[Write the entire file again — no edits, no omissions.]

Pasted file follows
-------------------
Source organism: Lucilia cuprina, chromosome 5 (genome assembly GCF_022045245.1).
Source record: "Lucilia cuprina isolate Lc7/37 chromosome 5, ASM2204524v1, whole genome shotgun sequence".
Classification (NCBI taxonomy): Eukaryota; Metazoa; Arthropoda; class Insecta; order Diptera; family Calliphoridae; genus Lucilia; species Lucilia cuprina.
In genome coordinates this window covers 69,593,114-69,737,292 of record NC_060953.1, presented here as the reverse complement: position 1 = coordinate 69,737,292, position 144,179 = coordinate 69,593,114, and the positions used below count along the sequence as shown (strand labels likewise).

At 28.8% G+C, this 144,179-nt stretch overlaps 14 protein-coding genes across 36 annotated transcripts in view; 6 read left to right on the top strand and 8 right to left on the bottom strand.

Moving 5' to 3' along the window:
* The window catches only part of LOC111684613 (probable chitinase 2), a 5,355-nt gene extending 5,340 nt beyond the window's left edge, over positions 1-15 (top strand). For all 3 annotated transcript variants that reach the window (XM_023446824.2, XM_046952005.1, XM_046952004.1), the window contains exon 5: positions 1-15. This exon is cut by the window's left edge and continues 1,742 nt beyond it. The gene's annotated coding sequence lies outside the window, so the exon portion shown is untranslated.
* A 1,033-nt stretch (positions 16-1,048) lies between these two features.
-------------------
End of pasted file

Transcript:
Source organism: Lucilia cuprina, chromosome 5 (genome assembly GCF_022045245.1).
Source record: "Lucilia cuprina isolate Lc7/37 chromosome 5, ASM2204524v1, whole genome shotgun sequence".
Classification (NCBI taxonomy): Eukaryota; Metazoa; Arthropoda; class Insecta; order Diptera; family Calliphoridae; genus Lucilia; species Lucilia cuprina.
In genome coordinates this window covers 69,593,114-69,737,292 of record NC_060953.1, presented here as the reverse complement: position 1 = coordinate 69,737,292, position 144,179 = coordinate 69,593,114, and the positions used below count along the sequence as shown (strand labels likewise).

At 28.8% G+C, this 144,179-nt stretch overlaps 14 protein-coding genes across 36 annotated transcripts in view; 6 read left to right on the top strand and 8 right to left on the bottom strand.

Moving 5' to 3' along the window:
* The window catches only part of LOC111684613 (probable chitinase 2), a 5,355-nt gene extending 5,340 nt beyond the window's left edge, over positions 1-15 (top strand). For all 3 annotated transcript variants that reach the window (XM_023446824.2, XM_046952005.1, XM_046952004.1), the window contains exon 5: positions 1-15. This exon is cut by the window's left edge and continues 1,742 nt beyond it. The gene's annotated coding sequence lies outside the window, so the exon portion shown is untranslated.
* A 1,033-nt stretch (positions 16-1,048) lies between these two features.